We had a campfire. With s’mores. The marshmallows were especially popular. Three deer meandered through the campsite next to ours. Emily and I thought it was cool. The kids mostly didn’t care. It rained overnight while we were in our tent and we all stayed dry, so it was pleasant without being inconvenient.

Upper Cascades Falls at Hanging Rock State Park

Ruby did a three mile hike yesterday and a one mile hike today, which impressed Emily and I. Edie stumbled a lot and I carried her in our hiking backpack most of the time. Ruby ate pasta out of a bowl without too much trouble. Edie had a hard time holding a bowl without spilling or dropping it.

I’m still very happy with the roof cargo box we bought (Yakima SkyBox 16 Carbonite). Good size. Works well. Super functional. And the built-in roof rails on our Subaru Outback are great, too. I didn’t factor factory roof rails into our decision process when we bought the car but I probably should have.

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Butterfly murals and shoes

The artist Jane Kim has created some huge and amazing murals of monarch butterflies. See this photo of the side of a building in San Francisco. See the Migrating Mural section of her website for more murals, the featured work page for non-butterflies, and her Instagram page for more frequent postings. I think The Wall of Birds at The Cornell Lab of Ornithology is particularly great.

There’s also an absurdly awesome $295 shoe, if you’re into that kind of thing.

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Foundation series

In 2008 I said “I’m gonna make a prediction that someone will make a movie based on Isaac Asimov’s Foundation series within the next 8 years.”

Today Apple announced that they’re making a series to be released on Apple TV next year.

So they’re five years late, according to my prediction. And series rather than movie, which isn’t surprising. That’s kind of the way of things these days.

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Notes about how air quality affects you

It takes hours for carbon monoxide to leave your body

That means low exposure over a long period of time can be a serious problem.

“Once inhaled, carbon monoxide passes from your lungs into your bloodstream, where it attaches to the hemoglobin molecules that normally carry oxygen. Oxygen can’t travel on a hemoglobin molecule that already has carbon monoxide attached to it. As exposure continues, the gas hijacks more and more hemoglobin molecules, and the blood gradually loses its ability to carry enough oxygen to meet your body’s needs. … In fresh air, it takes four to six hours for a victim of carbon monoxide poisoning to exhale about half of the inhaled carbon monoxide in their blood.”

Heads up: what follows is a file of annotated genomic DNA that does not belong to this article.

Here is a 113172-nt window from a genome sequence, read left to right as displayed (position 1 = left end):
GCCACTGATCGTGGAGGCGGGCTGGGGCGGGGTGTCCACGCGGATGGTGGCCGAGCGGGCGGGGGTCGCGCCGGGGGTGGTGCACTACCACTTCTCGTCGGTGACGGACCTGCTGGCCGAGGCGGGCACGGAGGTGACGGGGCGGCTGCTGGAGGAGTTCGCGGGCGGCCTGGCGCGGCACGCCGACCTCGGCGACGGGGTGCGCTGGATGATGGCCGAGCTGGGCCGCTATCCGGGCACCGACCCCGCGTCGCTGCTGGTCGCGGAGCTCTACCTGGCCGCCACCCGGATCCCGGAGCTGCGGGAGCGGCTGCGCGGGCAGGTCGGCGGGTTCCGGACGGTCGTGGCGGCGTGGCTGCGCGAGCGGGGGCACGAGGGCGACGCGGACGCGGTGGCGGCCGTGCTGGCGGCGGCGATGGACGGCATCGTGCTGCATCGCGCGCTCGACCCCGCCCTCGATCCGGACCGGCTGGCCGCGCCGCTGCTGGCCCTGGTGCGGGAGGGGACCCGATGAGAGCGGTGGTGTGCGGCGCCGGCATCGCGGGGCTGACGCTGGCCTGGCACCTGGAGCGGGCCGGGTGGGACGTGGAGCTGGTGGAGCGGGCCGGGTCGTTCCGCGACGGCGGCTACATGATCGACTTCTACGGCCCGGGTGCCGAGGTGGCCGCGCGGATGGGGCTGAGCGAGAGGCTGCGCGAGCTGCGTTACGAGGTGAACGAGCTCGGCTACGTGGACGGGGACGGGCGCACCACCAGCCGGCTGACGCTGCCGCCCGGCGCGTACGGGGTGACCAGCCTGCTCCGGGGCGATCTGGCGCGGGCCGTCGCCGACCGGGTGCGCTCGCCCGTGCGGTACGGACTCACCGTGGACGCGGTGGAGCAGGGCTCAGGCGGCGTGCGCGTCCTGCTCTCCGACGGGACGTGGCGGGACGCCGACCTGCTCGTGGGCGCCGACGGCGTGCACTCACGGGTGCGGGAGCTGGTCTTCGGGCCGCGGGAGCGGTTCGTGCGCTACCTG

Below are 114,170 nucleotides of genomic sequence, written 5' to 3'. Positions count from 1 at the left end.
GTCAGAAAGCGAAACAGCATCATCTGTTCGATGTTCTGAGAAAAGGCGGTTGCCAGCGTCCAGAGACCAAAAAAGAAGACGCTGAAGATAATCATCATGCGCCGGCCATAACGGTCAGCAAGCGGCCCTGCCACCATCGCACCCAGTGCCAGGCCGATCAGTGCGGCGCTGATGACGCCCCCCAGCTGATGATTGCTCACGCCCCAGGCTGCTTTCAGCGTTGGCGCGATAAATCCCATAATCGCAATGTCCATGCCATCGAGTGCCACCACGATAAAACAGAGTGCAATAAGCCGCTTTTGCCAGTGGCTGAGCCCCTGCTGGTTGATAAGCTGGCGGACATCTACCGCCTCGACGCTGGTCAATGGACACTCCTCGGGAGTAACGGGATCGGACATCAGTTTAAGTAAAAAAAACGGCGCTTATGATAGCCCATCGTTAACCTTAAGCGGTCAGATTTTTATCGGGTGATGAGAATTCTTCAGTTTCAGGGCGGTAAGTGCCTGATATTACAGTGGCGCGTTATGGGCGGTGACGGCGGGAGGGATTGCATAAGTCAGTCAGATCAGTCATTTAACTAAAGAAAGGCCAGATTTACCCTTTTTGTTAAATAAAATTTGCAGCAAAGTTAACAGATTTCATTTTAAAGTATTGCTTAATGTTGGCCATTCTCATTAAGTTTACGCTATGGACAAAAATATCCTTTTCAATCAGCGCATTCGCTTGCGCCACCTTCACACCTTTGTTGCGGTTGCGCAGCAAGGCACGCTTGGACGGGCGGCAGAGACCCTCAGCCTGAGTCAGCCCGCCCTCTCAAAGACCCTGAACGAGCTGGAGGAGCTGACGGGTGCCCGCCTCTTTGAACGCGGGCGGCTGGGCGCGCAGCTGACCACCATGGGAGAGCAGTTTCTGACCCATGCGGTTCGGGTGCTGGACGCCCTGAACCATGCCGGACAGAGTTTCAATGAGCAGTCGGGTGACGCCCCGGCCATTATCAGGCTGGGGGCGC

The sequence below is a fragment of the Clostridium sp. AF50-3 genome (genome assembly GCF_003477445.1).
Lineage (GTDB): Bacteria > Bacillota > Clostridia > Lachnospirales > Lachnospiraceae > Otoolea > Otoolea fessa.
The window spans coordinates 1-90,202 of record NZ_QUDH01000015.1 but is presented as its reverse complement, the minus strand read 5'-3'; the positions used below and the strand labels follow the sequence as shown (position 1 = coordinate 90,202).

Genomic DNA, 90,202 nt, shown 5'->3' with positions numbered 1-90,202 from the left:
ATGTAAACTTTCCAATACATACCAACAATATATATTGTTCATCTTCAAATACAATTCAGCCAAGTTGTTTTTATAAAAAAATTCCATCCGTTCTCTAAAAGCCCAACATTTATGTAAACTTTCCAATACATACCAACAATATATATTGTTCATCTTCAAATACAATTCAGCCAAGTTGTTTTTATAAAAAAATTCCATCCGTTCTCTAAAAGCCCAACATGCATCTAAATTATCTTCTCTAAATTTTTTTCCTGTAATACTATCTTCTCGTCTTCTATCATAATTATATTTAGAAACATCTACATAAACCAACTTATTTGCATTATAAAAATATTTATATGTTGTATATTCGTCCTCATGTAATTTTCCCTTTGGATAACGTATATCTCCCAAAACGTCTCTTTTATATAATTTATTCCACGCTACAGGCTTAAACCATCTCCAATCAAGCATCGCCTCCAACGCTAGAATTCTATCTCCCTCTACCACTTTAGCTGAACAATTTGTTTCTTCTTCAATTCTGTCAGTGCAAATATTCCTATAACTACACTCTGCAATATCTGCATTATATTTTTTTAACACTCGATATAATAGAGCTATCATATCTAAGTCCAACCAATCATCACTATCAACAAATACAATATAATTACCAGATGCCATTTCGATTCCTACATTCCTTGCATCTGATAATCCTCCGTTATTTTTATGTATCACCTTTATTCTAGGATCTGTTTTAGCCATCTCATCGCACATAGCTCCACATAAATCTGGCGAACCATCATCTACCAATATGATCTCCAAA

Those quotes are from Harvard Health.

I only learned about this recently, from an episode of The Sharp End podcast. (The podcast is ok overall… good for adventurers. This particular episode got a bit repetitive.)

“For cleaner air, set car vents to ‘recirculate'”

I used to usually turn off the “recirculate air” button in my car until some years ago when I read an article in the LA Times. Since then I’ve tended to leave “recirculate air” on.

Some quotes:
“Using that setting…can cut pollution concentrations inside a typical car to 20% of on-road levels.”

“Particle pollution is linked to respiratory illness, heart disease, cancer and premature death.”

“There’s one downside to keeping the windows up and using recycled air, especially if you’re carpooling: It can get stuffy. That’s a product of carbon dioxide from breathing, which can build up on longer drives in tightly sealed new cars with several passengers, according to the study.

‘To prevent this, outside air should be pulled in every 10 or 15 minutes for a minute or two, especially if there are two or more people in the vehicle'”

It makes me think that car review websites should measure and publish air filtration quality. I would take it into account when car shopping.

Classroom air filters might improve test scores

A study indicates that installing air filters in classrooms improved test scores. For more, see the Vox writeup or the original paper.

Another Vox article has a good collection of info about how poor air quality affects cognitive ability.

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Cognitive Biases

Five years ago a friend posted a link to Wikipedia’s list of cognitive biases with this message, “Note to self: review this at least once a year.” And it really stuck with me. I think about it a lot. It’s a fantastic list. It’s challenging and beneficial to try to recognize and account for your own biases.